Pat Guadagno isn’t going to sell millions of records. He probably won’t land a Rolling Stone cover article and he probably won’t sell out Radio City Music Hall. And all of that is a true disservice to one of the most talented singer-songwriters no one is talking about. The 50-something Jersey native has opened for the likes of Gary U.S. Bonds, Stevie Ray Vaughn and B. B. King. to name a few, and is a veteran of the Mid-Atlantic singer-songwriter circuit, performing regularly at Bob Fest, a Dylan tribute show. His high water mark to date was having the song “Don’t Let us Get Sick,” from his album Live at The City Lights Saloon, featured on the TV show Californication.
His music has been praised by the New York Times and Guitar World, but to this day Guadagno remains far from the spotlight. This is mostly because Guadagno, has and probably always will, made a career out of finding old, oft-ignored songs and making them his own. He lives by the motto, “there are a ton of great songs out there that need to be heard. My job is to play them.”
While it probably won’t receive the attention it deserves, Guadagno’s latest album New Jersey Material is a warm, welcoming and wholly engrossing disc with very few, if any flaws. The singer-songwriter is anchored by his hearty croon and his deft guitar work. New Jersey Material includes a cover of John Gorka’s jocular “People My Age,” Bruce Springsteen’s classic “Born to Run,” and Shel Silverstein’s “This Guitar is For Sale,” which features guitar work from multiple Grammy-winner Keb Mo’. Guadagno’s daughter Audra sings on “Here’s To You,” and Buck Dharma shares his talents on album opener, “Pray That We Will,” arguably the album’s strongest song and one of the year’s most under-appreciated compositions.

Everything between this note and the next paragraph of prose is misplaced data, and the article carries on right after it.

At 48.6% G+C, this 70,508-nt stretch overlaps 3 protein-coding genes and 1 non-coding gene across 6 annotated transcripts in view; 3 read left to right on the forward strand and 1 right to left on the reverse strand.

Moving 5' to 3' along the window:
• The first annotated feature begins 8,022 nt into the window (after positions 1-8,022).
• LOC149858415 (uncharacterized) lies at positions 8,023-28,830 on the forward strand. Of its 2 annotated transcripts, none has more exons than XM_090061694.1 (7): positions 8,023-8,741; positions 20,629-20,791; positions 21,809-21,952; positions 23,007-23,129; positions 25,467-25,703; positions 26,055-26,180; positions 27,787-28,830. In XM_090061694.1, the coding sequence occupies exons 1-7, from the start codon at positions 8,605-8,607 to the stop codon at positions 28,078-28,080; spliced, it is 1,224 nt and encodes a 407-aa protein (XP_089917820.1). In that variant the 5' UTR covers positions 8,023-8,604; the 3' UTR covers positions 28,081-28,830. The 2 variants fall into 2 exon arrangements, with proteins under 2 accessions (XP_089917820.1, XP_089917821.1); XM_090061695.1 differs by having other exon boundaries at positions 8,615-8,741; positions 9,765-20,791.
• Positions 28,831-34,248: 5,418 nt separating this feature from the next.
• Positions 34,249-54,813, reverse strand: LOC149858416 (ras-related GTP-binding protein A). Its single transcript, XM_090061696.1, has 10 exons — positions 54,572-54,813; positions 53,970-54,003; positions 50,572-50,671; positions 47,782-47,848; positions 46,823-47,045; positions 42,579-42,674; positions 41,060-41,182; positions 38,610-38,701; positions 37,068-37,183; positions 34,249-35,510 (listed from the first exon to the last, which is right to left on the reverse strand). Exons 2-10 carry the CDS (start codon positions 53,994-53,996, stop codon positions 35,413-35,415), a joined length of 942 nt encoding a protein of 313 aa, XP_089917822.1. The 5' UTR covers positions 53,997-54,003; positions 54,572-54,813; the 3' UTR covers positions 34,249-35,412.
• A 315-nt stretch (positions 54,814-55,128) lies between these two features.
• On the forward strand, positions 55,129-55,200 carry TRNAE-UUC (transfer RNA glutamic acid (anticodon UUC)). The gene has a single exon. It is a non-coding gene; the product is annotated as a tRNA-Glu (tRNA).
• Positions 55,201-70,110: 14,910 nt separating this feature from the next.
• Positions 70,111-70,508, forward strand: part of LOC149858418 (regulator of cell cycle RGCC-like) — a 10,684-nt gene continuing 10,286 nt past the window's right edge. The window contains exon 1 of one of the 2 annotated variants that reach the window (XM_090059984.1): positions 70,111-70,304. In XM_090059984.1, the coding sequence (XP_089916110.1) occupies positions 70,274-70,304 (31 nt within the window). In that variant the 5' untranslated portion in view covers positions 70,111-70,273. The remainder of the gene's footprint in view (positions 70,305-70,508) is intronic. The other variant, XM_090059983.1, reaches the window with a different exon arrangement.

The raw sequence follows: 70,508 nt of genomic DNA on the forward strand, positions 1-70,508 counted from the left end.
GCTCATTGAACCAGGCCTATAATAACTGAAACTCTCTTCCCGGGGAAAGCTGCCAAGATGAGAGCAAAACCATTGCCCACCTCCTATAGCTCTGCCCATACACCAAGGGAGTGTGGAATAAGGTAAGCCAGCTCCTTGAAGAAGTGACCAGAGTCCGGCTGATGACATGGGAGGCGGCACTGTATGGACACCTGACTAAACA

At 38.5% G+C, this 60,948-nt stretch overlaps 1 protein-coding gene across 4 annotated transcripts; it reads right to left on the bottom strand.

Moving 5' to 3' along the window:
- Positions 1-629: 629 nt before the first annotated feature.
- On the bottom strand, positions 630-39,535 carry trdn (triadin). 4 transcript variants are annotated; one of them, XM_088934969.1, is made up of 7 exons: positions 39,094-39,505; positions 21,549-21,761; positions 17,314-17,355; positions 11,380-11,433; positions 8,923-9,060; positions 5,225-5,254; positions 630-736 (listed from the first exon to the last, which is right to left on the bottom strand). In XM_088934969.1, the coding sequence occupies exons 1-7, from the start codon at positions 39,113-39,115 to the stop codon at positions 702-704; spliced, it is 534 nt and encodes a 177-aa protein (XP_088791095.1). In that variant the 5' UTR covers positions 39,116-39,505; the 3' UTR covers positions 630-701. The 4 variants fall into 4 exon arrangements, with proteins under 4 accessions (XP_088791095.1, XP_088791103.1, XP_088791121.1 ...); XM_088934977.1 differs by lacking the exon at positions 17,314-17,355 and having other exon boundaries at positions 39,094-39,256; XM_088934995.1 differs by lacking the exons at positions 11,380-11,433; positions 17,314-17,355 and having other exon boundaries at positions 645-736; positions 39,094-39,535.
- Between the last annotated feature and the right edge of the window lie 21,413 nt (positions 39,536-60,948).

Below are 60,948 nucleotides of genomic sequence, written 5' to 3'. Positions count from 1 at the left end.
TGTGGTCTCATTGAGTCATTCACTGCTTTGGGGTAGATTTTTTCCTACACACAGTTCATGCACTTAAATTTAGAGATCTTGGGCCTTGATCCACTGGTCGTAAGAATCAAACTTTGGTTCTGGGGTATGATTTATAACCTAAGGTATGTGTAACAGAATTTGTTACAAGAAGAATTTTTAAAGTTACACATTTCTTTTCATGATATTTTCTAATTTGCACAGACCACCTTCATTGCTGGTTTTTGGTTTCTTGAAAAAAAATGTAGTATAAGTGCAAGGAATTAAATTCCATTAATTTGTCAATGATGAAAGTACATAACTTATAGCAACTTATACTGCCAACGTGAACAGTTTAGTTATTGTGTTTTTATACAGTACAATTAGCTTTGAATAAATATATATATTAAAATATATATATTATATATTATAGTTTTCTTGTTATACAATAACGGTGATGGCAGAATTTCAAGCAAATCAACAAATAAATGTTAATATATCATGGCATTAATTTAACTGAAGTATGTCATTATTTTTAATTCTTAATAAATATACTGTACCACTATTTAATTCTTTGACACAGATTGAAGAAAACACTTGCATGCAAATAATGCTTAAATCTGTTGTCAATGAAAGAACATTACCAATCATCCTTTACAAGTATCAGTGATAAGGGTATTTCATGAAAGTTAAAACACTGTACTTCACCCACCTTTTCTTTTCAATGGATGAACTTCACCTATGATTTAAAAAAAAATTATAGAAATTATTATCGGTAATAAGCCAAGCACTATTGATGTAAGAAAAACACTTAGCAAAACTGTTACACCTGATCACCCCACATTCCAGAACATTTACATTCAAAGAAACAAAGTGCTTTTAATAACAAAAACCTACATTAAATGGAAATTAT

New Jersey Material works because there’s some authentic, homespun and timeless about each song. That is to say, these songs are sincere, without pretense and incredibly inviting. Guadagno’s voice is incredibly soulful and can at times be mesmerizing, all-encompassing and unshakeable. While all of the aforementioned covers are indeed standout songs, so too is the Irish sea chanty “Ships,” and the gorgeous and intricate narrative “The Dutchman.” Though there only three songs about defeated relationships, each of them are impacting, indelible and hard to turn away from. “You Never Even Tried,” takes an honest and direct look at hindsight, while “Nobody But Myself to Blame,” channels self-defeat. But of the three, few are better than the rollicking “I Can’t Take Me Anywhere.” How or why this song has not been covered by a bigger name and not charted on radio remains to be seen. New Jersey Material closes with the near-perfect “Sanctuary,” a perfect summation of Guadagno’s music and this album: soulful, deeply resonant and undeniably endearing.
He may be in his 50s, he may not be well-known and he may only tour his beloved Garden State, but talent like this deserves a wider audience. New Jersey Material is proof of that.